Bratislava, April 27 (TASR) – Smer-SD vice-chair, Parliamentary Vice-chair and ex-prime minister Peter Pellegrini has admitted that he may run for the post of chairman of his party, which is currently under the control of erstwhile prime minister Robert Fico.
“If Smer-SD wants to maintain its influence and the respect it has in this country, and the question of who should take the reins of the party appears, I’ll definitely be among those who will vie for reshaping Smer-SD anew,” said Pellegrini, adding that if such an opportunity doesn’t arise, he and his close colleagues will consider other means of bringing new and more modern social politics to Slovakia.
Pellegrini noted that a generational change has to take place within the party and that it has to be able to survive a change in party leader. “I’m convinced that a significant generational change must take place and that there also has to be a settlement with the past, which is usual. A democratic party of our kind has to be able to undergo notable personnel changes, including a change of head,” said Pellegrini.
When asked whether he’ll have enough support if he runs, Pellegrini replied that he can sense support from both voters and colleagues. “Backroom talk confirms that many people within the party, not only in Bratislava but also in the regions, understand and feel that Smer-SD can’t hold back now and that serious talks on this need to take place,” he said.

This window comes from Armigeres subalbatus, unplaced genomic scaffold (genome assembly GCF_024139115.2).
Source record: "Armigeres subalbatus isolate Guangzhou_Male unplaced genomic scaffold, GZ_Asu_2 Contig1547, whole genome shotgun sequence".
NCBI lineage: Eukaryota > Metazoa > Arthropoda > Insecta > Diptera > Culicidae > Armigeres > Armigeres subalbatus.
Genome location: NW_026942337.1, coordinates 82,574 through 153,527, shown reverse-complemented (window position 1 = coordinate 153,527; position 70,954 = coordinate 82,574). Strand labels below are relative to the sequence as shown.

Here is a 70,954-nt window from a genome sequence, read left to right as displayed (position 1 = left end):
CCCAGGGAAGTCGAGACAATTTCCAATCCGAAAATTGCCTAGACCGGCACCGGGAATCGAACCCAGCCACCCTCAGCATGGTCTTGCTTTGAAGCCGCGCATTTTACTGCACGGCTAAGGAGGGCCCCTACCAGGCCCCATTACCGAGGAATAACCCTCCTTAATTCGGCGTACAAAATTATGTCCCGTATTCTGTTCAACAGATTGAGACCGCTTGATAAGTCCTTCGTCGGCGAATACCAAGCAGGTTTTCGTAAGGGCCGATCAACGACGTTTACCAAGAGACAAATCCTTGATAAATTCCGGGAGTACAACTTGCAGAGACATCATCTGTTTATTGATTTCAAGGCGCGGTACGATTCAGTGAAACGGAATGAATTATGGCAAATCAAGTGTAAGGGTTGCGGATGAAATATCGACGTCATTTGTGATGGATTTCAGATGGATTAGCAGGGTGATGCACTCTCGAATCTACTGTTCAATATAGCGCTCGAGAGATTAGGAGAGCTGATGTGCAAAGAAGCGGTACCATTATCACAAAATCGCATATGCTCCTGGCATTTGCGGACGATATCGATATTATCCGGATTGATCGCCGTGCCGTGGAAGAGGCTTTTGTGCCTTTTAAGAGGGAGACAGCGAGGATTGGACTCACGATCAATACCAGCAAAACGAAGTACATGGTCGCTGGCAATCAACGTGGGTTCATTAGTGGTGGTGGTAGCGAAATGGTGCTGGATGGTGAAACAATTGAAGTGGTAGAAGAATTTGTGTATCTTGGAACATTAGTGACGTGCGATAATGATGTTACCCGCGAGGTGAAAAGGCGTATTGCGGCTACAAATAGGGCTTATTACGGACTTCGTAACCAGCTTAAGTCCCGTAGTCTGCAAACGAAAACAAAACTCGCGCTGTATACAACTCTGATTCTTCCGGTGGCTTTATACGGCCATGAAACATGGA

The ex-premier also pointed to the number of preferential votes that he obtained in the general election, noting that he gained more such votes than Fico. “I think that it was good that he didn’t play a significant part in the campaign. That’s why Smer-SD achieved the result it achieved,” he said.
At the same time, Pellegrini is of the opinion that the general election was the party’s last chance to change its ways. “Should an early or standard general election come and we enter it in our current condition, I’m convinced that our result would be much worse if no substantial changes had taken place within the party,” he said.
Last but not least, Pellegrini remarked that Smer has to get rid of its reputation as “a party that appears to be responsible for all bad things, for supporting stealing, corruption and so on”. Pellegrini said that it would sadden him if social democracy in Slovakia wore such a tag.